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“What Can we Learn from the Many Labs Replication Project?”

Aki points us to this discussion from Rolf Zwaan:

The first massive replication project in psychology has just reached completion (several others are to follow). . . . What can we learn from the ManyLabs project? The results here show the effect sizes for the replication efforts (in green and grey) as well as the original studies (in blue). The 99% confidence intervals are for the meta-analysis of the effect size (the green dots); the studies are ordered by effect size.

Picture 73

Let’s first consider what we canNOT learn from these data. Of the 13 replication attempts (when the first four are taken together), 11 succeeded and 2 did not (in fact, at some point ManyLabs suggests that a third one, Imagined Contact also doesn’t really replicate). We cannot learn from this that the vast majority of psychological findings will replicate . . .

But even if we had an accurate estimate of the percentage of findings that replicate, how useful would that be? Rather than trying to arrive at a more precise estimate, it might be more informative to follow up the ManyLabs projects with projects that focus on a specific research area or topic . . . So what DO we learn from the ManyLabs project? We learn that for some experiments, the replications actually yield much larger effects that the original studies, a highly intriguing findings that warrants further analysis.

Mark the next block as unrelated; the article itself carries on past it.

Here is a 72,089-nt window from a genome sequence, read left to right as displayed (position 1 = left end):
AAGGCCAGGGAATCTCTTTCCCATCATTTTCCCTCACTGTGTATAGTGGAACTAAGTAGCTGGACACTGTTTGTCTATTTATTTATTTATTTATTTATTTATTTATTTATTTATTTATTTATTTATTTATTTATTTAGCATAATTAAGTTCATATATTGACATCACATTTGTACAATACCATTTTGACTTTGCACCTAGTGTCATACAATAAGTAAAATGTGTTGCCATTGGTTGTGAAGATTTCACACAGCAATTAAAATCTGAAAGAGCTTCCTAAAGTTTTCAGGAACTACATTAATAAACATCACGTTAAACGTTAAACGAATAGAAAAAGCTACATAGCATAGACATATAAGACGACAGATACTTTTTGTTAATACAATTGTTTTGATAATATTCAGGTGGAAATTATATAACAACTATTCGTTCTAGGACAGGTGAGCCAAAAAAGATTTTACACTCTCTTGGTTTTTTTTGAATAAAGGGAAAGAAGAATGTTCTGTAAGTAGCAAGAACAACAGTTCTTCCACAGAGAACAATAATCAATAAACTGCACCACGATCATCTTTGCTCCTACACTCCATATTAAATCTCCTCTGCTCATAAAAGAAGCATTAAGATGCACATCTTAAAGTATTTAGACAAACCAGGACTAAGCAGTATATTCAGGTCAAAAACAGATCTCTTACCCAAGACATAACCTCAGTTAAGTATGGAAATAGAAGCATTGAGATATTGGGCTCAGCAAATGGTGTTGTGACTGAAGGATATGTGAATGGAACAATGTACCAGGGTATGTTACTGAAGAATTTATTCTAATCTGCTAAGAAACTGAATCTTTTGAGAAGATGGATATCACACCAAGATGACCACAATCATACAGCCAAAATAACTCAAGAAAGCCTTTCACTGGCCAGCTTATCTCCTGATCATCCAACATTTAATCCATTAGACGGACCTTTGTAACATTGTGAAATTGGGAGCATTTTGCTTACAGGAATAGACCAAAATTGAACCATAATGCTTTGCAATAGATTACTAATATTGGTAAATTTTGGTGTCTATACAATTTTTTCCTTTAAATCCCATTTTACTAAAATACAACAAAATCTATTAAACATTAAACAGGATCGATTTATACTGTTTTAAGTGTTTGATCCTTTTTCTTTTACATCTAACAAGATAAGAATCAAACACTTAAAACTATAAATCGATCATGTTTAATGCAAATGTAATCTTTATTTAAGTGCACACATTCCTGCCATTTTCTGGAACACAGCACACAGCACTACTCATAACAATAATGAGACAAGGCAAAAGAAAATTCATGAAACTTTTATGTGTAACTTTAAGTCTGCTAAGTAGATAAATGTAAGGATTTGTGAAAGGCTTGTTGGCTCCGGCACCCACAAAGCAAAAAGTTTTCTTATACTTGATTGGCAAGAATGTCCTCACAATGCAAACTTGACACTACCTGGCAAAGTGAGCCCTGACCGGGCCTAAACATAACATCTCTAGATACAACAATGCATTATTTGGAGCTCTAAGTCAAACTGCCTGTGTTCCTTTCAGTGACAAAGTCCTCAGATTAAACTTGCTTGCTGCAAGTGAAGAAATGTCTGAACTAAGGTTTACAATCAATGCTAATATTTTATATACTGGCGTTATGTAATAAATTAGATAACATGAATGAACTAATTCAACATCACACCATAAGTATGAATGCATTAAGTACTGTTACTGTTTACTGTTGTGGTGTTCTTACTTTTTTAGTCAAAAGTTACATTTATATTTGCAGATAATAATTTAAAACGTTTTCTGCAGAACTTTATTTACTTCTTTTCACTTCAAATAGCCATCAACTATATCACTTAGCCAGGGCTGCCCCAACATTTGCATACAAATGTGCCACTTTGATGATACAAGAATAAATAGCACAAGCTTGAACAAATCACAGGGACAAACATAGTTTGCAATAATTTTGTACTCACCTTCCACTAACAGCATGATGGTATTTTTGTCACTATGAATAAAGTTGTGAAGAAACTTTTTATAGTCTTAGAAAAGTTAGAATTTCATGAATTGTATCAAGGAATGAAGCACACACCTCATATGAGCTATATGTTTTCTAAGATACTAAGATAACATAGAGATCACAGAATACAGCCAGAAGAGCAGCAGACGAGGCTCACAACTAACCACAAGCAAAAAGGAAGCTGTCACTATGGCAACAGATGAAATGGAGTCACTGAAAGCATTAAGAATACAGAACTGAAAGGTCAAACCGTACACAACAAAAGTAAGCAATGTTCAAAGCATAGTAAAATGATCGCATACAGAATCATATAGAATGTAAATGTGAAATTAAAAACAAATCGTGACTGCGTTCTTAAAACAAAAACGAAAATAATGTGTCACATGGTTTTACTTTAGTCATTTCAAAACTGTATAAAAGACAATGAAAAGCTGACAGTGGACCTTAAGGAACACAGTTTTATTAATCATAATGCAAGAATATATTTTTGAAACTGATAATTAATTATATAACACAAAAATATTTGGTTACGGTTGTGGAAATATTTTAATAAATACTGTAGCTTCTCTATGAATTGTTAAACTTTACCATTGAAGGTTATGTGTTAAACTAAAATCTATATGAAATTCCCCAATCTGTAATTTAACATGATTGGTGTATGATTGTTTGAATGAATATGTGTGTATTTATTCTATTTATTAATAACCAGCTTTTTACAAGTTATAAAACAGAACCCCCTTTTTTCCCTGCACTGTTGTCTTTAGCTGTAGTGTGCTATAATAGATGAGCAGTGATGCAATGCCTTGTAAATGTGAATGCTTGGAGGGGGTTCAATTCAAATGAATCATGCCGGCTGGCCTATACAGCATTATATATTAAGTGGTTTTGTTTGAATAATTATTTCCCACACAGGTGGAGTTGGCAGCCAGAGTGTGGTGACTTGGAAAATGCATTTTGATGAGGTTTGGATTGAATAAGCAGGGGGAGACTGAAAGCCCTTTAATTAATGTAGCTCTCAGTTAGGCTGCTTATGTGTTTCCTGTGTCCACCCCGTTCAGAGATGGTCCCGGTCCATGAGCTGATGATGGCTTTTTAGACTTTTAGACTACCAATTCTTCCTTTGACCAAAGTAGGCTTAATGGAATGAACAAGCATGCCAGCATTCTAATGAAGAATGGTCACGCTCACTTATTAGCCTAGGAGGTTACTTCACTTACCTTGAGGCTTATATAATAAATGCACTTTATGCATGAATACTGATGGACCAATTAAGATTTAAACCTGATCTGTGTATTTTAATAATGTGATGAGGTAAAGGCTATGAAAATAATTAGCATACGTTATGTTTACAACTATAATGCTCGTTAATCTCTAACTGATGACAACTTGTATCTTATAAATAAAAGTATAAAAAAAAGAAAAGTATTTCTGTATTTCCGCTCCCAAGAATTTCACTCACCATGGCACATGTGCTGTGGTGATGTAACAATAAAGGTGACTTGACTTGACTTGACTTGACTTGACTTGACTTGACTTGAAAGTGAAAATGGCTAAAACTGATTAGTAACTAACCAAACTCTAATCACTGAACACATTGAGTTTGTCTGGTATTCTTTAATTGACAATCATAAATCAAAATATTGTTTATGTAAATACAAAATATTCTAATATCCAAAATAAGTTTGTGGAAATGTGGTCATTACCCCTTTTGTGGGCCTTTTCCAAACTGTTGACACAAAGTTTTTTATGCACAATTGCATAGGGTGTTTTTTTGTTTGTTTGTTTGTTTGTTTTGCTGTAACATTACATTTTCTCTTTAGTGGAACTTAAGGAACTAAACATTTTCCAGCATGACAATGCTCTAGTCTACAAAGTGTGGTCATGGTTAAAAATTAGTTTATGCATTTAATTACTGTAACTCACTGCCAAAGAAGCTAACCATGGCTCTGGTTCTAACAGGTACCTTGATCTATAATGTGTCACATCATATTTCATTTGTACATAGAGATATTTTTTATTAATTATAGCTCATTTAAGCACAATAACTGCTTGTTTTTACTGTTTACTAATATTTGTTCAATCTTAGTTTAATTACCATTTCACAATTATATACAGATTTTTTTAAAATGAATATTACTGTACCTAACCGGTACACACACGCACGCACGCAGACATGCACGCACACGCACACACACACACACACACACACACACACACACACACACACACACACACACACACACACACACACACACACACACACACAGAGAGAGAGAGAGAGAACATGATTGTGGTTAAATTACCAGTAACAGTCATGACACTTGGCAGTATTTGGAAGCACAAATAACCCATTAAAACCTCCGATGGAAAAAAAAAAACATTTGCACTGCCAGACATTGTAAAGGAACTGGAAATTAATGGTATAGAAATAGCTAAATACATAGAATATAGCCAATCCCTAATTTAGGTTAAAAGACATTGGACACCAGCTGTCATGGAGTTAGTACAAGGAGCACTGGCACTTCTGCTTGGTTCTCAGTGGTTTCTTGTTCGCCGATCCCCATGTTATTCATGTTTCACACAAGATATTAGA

We also learn that the two social priming studies in the sample, dangling at the bottom of the list in the figure, were resoundingly nonreplicated. . . . It is striking how far the effects sizes of the original studies (indicated by an x) are away from the rest of the experiments. . . .

Most importantly, we learn that several labs working together yield data that have an enormous evidentiary power. At the same time, it is clear that such large-scale replication projects will have diminishing returns . . . rather than using the ManyLabs approach retrospectively, we can also use it prospectively: to test novel hypotheses. . . .

P.S. It’s also worth reading this long and detailed discussion from Tal Yarkoni.